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A new book and exhibition look to examine the importance of graphic design in healthcare around the world.
Taking place on the 7th September 2017 – 14th January 2018 at Wellcome Collection in London, and comprising of over 200 objects, including adverts and pill packaging, the ‘Can Graphic Design Save Your Life?’ exhibition shows the fundamental, often subliminal, impact design has on the global health sector as a means of persuasion, to inform and to educate.
Waiting rooms, drug packaging and healthcare posters are not renowned for their divisive designs, but this new exhibition will show how design plays a fundamental part, whether we are conscious of it or not.
The Can Graphic Design Save Your Life exhibition will include works from the 16th century all the way up to the present day, including medical incidents such as plague and Ebola prevention posters, anti-smoking postage stamps from across the world, the Don’t Die of Ignorance HIV awareness advertising campaign from the 1980s, colourful wall murals created for children’s hospitals by designers such as Morag Myerscough, and the iconic green cross icon for pharmacies across Europe.
Medicine packaging features, alongside anatomical illustrations used to teach medical students, and the blue, concertina curtain that is synonymous with hospitals and medical check-ups.
“Obviously, graphic design cannot save lives on its own, but I do think it’s key. Designers often undersell what they do and the public end up thinking it is just something that makes other things more expensive, and is added on at the end – but it shouldn’t be. It should be integral to the whole process. The best design has nothing to do with making money, it’s about presenting information. I’d like to see more people who have the power – such as governments – harness it.”
‘Can Graphic Design Save Your Life?’ aims to highlight how graphic design shapes our environment, health, and identity. The expo demonstrates the subliminal impact that design has on constructing and communicating healthcare messages around the world.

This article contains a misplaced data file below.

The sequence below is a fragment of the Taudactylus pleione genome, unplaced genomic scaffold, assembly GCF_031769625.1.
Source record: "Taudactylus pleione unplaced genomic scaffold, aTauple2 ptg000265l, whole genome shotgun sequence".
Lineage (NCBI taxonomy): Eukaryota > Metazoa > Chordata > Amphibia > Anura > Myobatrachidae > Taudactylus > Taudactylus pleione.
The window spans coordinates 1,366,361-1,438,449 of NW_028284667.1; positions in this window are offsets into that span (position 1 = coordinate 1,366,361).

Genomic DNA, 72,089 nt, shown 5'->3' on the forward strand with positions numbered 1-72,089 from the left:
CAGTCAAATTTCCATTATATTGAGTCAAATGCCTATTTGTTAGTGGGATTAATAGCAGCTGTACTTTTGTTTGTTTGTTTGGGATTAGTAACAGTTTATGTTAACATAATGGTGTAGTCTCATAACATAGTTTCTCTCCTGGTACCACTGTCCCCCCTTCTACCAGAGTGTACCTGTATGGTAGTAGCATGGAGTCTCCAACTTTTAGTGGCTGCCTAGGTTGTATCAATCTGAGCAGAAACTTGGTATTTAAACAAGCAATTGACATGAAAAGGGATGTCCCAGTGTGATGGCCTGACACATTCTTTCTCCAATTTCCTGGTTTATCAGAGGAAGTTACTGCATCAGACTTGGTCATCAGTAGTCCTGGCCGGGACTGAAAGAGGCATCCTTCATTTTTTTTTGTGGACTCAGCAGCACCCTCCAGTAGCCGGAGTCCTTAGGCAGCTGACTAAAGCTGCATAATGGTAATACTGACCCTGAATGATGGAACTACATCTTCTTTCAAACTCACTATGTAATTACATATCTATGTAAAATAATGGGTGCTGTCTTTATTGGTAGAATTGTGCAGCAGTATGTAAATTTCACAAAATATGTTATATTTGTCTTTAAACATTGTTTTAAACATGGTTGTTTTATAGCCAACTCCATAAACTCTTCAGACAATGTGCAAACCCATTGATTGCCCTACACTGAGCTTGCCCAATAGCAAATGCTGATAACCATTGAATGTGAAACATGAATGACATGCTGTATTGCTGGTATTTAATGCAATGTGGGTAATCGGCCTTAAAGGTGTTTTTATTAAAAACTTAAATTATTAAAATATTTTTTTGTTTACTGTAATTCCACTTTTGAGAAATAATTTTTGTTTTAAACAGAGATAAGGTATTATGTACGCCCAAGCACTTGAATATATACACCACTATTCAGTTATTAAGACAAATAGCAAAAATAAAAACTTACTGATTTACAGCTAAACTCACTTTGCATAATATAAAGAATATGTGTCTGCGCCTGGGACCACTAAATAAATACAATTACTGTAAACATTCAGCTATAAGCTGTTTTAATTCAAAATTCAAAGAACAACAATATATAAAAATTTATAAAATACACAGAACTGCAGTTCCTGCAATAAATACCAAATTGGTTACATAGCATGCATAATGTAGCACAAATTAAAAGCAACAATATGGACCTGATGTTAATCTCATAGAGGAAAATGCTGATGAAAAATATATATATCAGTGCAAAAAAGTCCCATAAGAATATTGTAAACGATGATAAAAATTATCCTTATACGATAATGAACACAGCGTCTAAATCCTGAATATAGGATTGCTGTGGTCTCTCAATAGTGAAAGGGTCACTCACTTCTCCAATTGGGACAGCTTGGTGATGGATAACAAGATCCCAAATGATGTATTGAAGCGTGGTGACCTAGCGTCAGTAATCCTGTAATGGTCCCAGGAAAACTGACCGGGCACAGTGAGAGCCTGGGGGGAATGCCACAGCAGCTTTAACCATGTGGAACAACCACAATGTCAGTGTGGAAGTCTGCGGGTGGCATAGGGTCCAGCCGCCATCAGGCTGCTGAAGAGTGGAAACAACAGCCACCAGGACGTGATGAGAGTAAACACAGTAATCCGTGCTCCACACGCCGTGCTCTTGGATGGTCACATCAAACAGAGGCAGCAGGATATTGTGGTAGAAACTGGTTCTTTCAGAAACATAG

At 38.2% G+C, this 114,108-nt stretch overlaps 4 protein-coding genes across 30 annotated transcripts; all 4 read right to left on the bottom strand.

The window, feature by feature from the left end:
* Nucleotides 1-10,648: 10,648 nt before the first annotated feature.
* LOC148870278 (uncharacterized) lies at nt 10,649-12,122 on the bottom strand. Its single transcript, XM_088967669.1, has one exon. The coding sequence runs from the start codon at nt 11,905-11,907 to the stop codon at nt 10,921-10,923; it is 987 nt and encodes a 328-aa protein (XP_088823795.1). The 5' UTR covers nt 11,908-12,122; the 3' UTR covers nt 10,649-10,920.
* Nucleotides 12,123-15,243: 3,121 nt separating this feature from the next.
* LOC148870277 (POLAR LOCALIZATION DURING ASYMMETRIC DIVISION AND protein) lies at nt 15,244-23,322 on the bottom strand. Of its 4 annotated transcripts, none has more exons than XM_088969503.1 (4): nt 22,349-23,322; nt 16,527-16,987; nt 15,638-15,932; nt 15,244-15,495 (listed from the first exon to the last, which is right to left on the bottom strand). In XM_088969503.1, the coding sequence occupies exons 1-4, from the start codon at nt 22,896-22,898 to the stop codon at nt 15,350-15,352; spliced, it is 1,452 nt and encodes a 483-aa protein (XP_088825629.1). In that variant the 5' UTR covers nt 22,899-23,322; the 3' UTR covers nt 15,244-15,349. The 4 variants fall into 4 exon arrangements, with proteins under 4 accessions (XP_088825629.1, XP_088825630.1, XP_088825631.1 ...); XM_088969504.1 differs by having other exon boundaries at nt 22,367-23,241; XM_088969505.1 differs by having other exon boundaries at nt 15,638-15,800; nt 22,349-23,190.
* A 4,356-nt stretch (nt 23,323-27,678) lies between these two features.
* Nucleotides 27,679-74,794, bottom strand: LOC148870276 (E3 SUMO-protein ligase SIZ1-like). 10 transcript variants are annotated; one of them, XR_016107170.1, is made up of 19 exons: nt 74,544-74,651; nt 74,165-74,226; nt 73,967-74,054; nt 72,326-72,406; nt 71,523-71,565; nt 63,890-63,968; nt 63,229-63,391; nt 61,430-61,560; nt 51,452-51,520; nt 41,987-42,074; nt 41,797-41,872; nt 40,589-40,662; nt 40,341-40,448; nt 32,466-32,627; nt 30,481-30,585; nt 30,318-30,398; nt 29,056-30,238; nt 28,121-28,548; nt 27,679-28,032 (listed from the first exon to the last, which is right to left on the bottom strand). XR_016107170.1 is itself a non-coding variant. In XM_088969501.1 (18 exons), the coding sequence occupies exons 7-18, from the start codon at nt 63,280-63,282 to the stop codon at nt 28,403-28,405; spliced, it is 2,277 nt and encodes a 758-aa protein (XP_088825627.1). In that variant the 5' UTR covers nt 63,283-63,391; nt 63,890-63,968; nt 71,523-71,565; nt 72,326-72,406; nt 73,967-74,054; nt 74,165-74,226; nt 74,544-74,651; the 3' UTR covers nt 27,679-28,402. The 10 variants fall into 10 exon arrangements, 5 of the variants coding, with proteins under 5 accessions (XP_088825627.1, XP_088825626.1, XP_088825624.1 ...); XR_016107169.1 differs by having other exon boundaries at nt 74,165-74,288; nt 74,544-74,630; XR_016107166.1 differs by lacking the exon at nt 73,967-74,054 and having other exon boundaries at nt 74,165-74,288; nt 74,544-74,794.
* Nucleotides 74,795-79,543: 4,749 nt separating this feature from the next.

The exhibition is split into six parts:
Shows how design has been used unethically to promote unhealthy health practices, such as smoking and alcohol.
Explores campaigns aimed at shocking the audience and raising awareness of certain conditions and charities.
Looks into graphics and illustrations in the teaching of medical students around the world.
This section focuses on the designs used in pill-packaging and iconic symbols and signs used in hospitals and pharmacies; including looking into the use of Margaret Calvert’s Rail Alphabet typeface used in the NHS since the mid-20th century.
Focuses on interiors of healthcare centres and hospitals.
Discusses how design is used to warn and advise the public against contagious diseases.
Through our previous work and ongoing relationship and our sister company Jigsaw Medical, here at eJIGSAW find this topic and exhibition particularly fascinating. A design might not save your life in the same way as a paramedic or doctor will, but it enables you to be self-aware within healthcare in a way that educates and communicates with you subconsciously.
The iconic emblems of our healthcare signage, vehicles, and packaging all communicate so effectively through their designs, that we can be in a foreign country and still find the way to a hospital. An effective design saves lives by proxy, and that is the enduring power of graphic design in healthcare.